1/20/49 - The Vale of Kashmir BY-WAYS - 1/20/49 - The Vale of Kashmir

Are you a bit weary of the same old town? The same old scenery, the same old climate? Then come with me to the Vale of Kashmir, where we shall find the most beautiful scenery in the world. The climate is just about flawless; and life is colorful and serene. One of the young women living at the YWCA is partner in a most interesting enterprise. It is a "season" of lectures - a series of illustrated talks on the wonders of this amazing world of ours. At last I got down to the Masonic Temple, where they are presented every Sunday afternoon. Now I realize what I have been missing all these weeks. Next to travelling to these places, this is surely the best way to "visit" the other half of the world. Deane Dickinson, world traveller and lecturer, took these pictures just before the war. Because of a faulty shutter on his new camera, he had to make a second trip and do it all over again - at a cost of $3,400. The vale - or valley - of Kashmir was once a great lake. "Kashmir" means "Water dried up." But that is not quite true of this lovely valley, for there are many lakes and waterways, blue as sapphire. Mr. Dickinson said that, if he might choose the ideal place to live, it would be either Kashmir or southern New Zealand. Which speaks volumes for the climate, since there are no bathtubs, and the unwashed natives smell to high heaven. In this lush paradise, where lies the richest soil in the world, the people still do everything the hard way. We saw women washing their clothes by slapping them on stones in the river, the men threshed their wheat in much the same manner - only not in the river. Their system of irrigation is definitely not a la California, but rather consists of lugging heavy vessels of all kinds. One ingenious fellow whose garden lay adjacent to a spring or well, had rigged up the rope and pulley system, using both hands to pull the rope and his left foot to steer and tip the big kettle. One gains the impression that the men, at least, are quite industrious. We saw men making bricks out of clay by packing the mud in a rectangular box, turning the mold out carefully to dry in the sun. These sun-dried bricks do not last too well; their large dwellings are always crumbling in decay. In the lowlands of Kashmir the men with their oxen may be seen working their rice fields. Again the oxen may be seen pulling a primitive plow.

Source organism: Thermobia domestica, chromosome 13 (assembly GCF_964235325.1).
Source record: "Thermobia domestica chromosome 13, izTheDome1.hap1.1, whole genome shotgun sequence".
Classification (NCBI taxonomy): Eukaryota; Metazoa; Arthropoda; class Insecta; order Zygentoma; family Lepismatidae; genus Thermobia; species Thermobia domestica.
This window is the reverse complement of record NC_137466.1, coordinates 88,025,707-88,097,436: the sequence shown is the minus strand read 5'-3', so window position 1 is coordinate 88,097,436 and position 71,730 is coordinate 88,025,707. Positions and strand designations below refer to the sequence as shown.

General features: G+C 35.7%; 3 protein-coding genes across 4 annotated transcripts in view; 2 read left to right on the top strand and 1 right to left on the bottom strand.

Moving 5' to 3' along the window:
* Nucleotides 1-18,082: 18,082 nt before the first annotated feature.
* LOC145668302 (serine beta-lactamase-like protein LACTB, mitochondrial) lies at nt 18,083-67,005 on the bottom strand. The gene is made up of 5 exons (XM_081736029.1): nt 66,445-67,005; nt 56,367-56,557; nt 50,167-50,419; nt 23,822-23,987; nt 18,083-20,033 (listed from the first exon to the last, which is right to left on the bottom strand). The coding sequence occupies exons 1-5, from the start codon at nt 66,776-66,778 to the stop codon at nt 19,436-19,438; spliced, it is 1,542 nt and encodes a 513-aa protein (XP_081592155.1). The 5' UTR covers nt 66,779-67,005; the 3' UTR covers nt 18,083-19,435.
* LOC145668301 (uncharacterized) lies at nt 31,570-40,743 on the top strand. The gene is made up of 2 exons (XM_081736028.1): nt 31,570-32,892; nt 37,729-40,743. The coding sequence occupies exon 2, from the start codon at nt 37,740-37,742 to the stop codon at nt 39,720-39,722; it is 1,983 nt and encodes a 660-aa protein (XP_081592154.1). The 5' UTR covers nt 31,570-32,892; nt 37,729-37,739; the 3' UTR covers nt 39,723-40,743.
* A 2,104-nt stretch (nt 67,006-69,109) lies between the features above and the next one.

Right here I would like to inject the reason for the "sacred cow." Many of the customs of India grow out of sheer necessity, or at least from that greatest of human instinct, self-preservation. The cow has become sacred because it is vital to the needs of the farm folk. To be practical, a cow is too valuable to kill off. The child marriages in India grow out of the same need for preservation of their race. In ancient times ravaging hordes of warrior men would sweep down on helpless India and make off with her beautiful women. It seems that even these licentious brutes had their own moral code; not to take married women. The people of India saw to it that their girls became "married women" at a very early age. I wish you might have shared with me the beauty of the flowers in Kashmir. Many of them are the same as ours, such as pansies, poppies, zinnias, etc. But they are so large and brilliant. The water lilies are out of this world. In the city of Srinagar are the famous floating gardens. In the old days the Moghul emperors were rowed past these gardens in stately procession; now the beautiful little lakes and rivers carry leisurely and colorful houseboats on their bosoms. Mr. Dickinson says that lolling on the upper deck of a houseboat is the last word in luxurious ease.

The women are quite camera-shy, but Mr. D. bribed a few into having their pictures taken. The girl students in a missionary school were most attractive; the dark eyes are so beautiful, while their skin seems quite fair. But oh, the awful-looking men! Dark, dirty, unshaven. Yet they turn out the finest creative work possible. You should see their fingers fly as they sit in a row and embroider those exquisite shawls. They also do very artistic work in papier mache. For all their primitive ways they have a droll sense of humor, as attested by the signs they put up in their booths, where they sell their wares. Of course they have copied from the tourists, or have taken unquestioningly the advice of their prankish mentors. Such names as "Simple Simon," "Crazy Joe," "World's Worst," "death-dealing Sam," "Happy Charlie," and "Admirable Pete" - attract the tourist trade.

Now the column grows lengthy, but another time I would like to tell you a few more things about these people. I hope you have enjoyed this third class trip.

Florence B. Taylor

Next - 2/3/49 - A New Year's Poem. Bill Robinson
BY-WAYS Table of Contents